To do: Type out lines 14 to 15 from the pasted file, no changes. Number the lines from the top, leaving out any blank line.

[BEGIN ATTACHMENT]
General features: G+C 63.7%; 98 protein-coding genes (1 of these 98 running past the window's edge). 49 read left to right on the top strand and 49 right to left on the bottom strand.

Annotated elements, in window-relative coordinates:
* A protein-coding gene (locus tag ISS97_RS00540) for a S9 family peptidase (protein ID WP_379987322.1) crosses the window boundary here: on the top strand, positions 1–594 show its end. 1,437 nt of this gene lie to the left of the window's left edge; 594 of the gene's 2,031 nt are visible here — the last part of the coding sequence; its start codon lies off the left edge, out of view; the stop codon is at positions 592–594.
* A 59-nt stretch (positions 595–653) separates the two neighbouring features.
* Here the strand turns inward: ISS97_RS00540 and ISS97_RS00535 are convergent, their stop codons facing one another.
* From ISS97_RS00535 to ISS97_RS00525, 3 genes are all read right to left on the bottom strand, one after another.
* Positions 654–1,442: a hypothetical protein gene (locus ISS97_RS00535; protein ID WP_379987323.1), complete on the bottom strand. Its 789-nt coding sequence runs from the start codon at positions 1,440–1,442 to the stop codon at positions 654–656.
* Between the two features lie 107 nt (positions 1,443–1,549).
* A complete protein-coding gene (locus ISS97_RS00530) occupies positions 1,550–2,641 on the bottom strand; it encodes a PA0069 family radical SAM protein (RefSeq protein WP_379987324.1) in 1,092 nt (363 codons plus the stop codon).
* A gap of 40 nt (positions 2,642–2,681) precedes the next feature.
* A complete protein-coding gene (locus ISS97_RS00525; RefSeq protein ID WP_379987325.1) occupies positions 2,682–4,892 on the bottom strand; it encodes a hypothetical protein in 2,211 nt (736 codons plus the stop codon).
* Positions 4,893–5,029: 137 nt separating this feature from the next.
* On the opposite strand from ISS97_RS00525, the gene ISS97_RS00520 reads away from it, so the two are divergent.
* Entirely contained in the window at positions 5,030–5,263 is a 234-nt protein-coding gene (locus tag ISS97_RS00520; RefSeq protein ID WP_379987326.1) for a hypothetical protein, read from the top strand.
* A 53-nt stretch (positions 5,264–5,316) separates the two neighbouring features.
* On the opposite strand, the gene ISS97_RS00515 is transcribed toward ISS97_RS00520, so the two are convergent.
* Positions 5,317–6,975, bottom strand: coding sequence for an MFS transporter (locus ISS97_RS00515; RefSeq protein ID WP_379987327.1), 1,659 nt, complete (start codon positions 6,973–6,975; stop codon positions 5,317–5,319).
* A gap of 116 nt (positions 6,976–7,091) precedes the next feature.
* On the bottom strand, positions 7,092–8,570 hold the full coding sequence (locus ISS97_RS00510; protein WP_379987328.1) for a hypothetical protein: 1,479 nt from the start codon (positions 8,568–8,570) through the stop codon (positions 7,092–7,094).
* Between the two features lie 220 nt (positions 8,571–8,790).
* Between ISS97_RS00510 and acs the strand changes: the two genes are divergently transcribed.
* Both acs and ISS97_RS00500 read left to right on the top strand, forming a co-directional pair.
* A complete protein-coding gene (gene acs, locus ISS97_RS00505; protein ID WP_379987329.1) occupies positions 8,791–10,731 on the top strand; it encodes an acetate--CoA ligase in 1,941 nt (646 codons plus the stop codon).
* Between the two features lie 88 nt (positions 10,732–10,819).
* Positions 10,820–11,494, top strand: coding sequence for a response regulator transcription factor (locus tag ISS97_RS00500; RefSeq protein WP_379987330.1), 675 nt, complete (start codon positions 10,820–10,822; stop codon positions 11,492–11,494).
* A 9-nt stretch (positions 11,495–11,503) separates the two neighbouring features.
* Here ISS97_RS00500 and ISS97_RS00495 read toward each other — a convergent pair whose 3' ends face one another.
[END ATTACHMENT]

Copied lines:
* Entirely contained in the window at positions 5,030–5,263 is a 234-nt protein-coding gene (locus tag ISS97_RS00520; RefSeq protein ID WP_379987326.1) for a hypothetical protein, read from the top strand.
* A 53-nt stretch (positions 5,264–5,316) separates the two neighbouring features.